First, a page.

We are also still open for research submission – please see the call for abstracts. Abstracts can be submitted in English or French at www.tinyurl.com/CMMHCabstract (deadline November 18th).

The conference has four main objectives:

1) To bring together and strengthen connections between health care providers, organizations, individuals with lived experience, students, spiritual leaders and researchers working with Muslim mental health issues in Canada and

2) To provide psychoeducation to the general public on mental health topics in the context of spirituality and Islam and

3) To decrease the stigma of mental illness within the Muslim community and

4) To increase access to culturally and spiritually appropriate mental health resources to the Muslim community

Please find past programs here for your information:

The Canadian Muslim Mental Health Conference focuses on mental health topics in the context of spirituality and is open to Canadians of all faiths and backgrounds. Speakers and panelists will include psychiatrists, psychologists, social workers, therapists and spiritual leaders. The conference is scheduled from 9:00 am to 6:00 pm with the keynote speaker in the morning.

The mental health conference is the only annual national Muslim mental health conference in Canada. We have several national and international speakers and experts joining us. We had a great turnout last year with over 180 attendees ranging from physicians and allied healthcare professionals to religious scholars. The breadth and depth of our speaking panel attracted a diversity of attendees from several cities across Canada and beyond.

We look forward to a blessed conference that is useful to all those who attend and participate.


No One Is Illegal – Vancouver » Blog Archive » Border Rights for Refugees: A multilingual guide

Source: No One Is Illegal – Vancouver » Blog Archive » Border Rights for Refugees: A multilingual guide

Thousands of refugees are crossing the Canada-U.S. border, many fleeing escalated sociopolitical, white supremacist, misogynist violence and I.C.E raids in the U.S.

In the first two months of this year, approximately 2000 refugee claims were filed at land ports of entry along the Canadian border. In Quebec alone there are six times more land-border refugee claims than in the same period last year. RCMP have intercepted or arrested (not yet charged) 1,134 refugees – nearly half as many asylum seekers in three months as all of the previous year.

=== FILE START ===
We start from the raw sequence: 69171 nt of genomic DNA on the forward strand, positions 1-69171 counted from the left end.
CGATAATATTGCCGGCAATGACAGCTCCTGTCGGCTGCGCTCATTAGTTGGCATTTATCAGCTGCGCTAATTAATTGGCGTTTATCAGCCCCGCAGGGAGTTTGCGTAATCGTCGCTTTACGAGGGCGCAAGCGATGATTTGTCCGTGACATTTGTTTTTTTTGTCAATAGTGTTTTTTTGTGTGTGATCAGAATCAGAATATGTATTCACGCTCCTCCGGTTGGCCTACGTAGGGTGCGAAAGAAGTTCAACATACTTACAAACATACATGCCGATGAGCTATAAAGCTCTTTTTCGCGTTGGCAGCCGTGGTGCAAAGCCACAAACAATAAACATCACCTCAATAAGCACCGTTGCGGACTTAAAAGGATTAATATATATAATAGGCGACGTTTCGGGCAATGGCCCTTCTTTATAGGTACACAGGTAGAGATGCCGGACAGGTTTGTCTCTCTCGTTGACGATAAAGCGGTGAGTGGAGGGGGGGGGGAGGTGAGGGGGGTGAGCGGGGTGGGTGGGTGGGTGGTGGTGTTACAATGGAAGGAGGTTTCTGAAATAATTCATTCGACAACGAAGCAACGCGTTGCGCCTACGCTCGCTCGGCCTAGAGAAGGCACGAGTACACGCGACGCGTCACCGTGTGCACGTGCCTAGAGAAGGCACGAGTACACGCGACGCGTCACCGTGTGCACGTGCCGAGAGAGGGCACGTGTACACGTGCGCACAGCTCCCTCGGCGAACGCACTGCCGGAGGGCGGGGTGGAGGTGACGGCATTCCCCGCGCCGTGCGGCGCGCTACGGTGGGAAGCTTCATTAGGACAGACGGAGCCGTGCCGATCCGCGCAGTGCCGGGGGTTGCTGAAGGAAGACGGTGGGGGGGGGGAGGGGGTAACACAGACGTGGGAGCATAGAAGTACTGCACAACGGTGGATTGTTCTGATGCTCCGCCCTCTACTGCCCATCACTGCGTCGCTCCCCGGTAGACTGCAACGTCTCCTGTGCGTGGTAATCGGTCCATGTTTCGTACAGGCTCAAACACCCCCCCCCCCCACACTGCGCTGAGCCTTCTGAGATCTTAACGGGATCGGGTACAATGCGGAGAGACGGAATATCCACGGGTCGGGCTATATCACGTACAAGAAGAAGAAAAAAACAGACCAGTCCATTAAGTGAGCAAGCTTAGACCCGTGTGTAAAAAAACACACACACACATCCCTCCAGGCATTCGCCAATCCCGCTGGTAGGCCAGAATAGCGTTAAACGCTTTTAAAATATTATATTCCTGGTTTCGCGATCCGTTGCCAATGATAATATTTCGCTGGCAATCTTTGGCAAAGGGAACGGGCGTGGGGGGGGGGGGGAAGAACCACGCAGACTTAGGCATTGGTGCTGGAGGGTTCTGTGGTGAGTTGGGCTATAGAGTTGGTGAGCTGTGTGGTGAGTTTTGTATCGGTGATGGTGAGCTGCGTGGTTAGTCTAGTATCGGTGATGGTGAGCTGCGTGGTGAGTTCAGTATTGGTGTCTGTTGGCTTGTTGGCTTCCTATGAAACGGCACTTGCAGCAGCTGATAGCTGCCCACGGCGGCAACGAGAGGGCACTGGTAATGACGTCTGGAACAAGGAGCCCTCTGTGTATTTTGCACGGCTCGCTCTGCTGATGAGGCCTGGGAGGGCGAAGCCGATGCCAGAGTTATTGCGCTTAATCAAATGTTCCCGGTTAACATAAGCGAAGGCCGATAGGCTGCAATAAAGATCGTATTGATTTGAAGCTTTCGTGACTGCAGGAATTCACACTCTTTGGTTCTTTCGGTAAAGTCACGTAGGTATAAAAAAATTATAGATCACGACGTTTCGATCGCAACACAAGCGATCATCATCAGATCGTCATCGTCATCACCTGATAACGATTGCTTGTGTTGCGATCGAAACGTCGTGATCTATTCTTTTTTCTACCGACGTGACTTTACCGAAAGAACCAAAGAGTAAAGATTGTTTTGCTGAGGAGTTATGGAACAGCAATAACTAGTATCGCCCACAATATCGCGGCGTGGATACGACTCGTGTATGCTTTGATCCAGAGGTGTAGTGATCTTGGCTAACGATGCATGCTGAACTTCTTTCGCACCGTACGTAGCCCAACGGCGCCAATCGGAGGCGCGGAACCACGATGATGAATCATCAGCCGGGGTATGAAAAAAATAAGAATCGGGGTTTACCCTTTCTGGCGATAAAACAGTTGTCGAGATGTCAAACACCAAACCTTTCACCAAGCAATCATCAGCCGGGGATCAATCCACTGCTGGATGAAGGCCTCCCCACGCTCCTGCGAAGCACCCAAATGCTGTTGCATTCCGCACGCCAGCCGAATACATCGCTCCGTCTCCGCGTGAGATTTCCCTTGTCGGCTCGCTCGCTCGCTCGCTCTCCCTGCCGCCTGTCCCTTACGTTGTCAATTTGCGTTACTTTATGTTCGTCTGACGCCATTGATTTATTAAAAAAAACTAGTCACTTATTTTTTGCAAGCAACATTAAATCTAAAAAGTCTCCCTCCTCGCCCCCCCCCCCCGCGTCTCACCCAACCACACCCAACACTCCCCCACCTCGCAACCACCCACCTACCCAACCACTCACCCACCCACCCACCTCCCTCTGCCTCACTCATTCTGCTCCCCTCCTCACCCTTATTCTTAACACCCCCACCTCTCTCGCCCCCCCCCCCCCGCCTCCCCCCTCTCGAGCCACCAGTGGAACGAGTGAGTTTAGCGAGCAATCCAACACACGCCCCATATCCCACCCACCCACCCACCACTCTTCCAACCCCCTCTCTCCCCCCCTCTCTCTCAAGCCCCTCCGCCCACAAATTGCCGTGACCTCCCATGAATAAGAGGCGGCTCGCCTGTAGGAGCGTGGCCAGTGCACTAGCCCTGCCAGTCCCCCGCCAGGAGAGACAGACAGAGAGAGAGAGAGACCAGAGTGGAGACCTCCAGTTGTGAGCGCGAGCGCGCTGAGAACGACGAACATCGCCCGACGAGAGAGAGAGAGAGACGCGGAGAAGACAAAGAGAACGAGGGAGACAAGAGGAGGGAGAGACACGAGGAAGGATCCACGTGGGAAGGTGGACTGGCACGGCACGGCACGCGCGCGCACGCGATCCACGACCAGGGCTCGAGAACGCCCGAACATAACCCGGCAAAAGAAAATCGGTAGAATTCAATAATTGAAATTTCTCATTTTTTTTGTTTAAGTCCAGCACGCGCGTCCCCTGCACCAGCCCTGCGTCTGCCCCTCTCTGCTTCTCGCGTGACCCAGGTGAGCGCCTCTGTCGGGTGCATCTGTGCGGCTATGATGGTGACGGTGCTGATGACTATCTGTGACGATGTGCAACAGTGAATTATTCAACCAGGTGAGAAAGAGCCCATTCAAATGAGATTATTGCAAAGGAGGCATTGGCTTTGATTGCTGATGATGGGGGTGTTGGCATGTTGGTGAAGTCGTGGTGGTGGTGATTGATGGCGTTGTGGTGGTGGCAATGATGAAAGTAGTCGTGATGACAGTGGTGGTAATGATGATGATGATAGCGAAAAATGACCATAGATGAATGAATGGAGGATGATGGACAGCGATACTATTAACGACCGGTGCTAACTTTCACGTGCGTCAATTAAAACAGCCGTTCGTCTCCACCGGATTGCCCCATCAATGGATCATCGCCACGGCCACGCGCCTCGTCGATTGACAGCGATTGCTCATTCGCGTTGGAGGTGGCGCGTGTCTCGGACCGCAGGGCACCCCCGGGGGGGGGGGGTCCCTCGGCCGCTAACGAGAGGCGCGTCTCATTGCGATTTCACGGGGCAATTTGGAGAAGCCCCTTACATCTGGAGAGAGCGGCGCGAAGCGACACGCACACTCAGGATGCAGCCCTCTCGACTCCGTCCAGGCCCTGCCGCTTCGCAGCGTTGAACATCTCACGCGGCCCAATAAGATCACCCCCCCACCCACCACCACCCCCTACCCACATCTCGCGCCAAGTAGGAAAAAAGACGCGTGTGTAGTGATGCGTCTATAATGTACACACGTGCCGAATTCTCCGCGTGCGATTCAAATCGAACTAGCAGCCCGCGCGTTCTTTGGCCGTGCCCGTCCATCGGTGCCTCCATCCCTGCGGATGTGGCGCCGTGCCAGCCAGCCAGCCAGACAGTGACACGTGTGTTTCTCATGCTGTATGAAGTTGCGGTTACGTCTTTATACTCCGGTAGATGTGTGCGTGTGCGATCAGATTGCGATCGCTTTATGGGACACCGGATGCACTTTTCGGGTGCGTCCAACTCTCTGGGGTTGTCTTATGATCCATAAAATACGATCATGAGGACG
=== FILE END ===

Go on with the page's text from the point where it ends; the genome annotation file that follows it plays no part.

Hundreds have been forced to cross irregularly under dangerous and life-threatening circumstances. People who have contacted us and our networks are primarily from Somalia, Syria, Iraq, Turkey, Djibouti, Ghana, Nigeria, and Mexico.

The Canadian government and corporate media’s rhetoric about ‘welcoming refugees’ is misleading. There are many discriminatory and unjust barriers, such as the Safe Third Country Agreement that the Canadian government refuses to rescind, and a difficult legal system for refugees to navigate if coming through the U.S. This guide is to better inform and support those making the difficult decision to cross yet another colonial border.

The guide is produced by No One Is Illegal and the Immigration Legal Committee of the Law Union of Ontario. Supported by the African-Canadian Legal Clinic.

Digital Humanitarianism: How Tech Entrepreneurs Are Supporting Refugee Integration | migrationpolicy.org

Tech communities in Europe and North America have been spurred into action by the refugee crisis, developing apps and other tools that can be used along the journey, immediately upon arrival, and for longer-term integration into the host society. This report maps several types of emerging tools and considers how policymakers responsible for refugee integration might play a more active role in supporting the most promising.

Source: Digital Humanitarianism: How Tech Entrepreneurs Are Supporting Refugee Integration | migrationpolicy.org

Mental health medication information in Chinese (Med Ed)

in this Cantonese video, Dr. Kenneth Fung discusses the Chinese version of Med Ed, a booklet which helps teenagers with mental health issues to understand their medication and its side effects and to help them track their side effects, symptoms and changing dosage.

The first of its kind, Med Ed is for people who are thinking about or are already taking medications for mental illness or related symptoms. It includes answers to common and less common questions about these medications as well as checklists and other tools to make tracking symptoms, activities, and side effects easy. Brief information is provided about medications known as antidepressants, antipsychotics, anti-anxiety and sleep medications, stimulants, and mood stabilizers. There are tools to help keep track of the medications, by name, dose, and directions, and a glossary to help understand the many different terms.

It was originally developed, in English and French, by Drs. Murphy, Gardner, and Kutcher of Dalhousie University in collaboration with the Ontario Centre of Excellence for Child and Youth Mental Health at CHEO. In collaboration with the Multicultural Mental Health Resource Centre at McGill University, versions of Med Ed have been developed in Arabic and Chinese.

Med Ed is available on this website in English, French, Arabic and Simplified Chinese.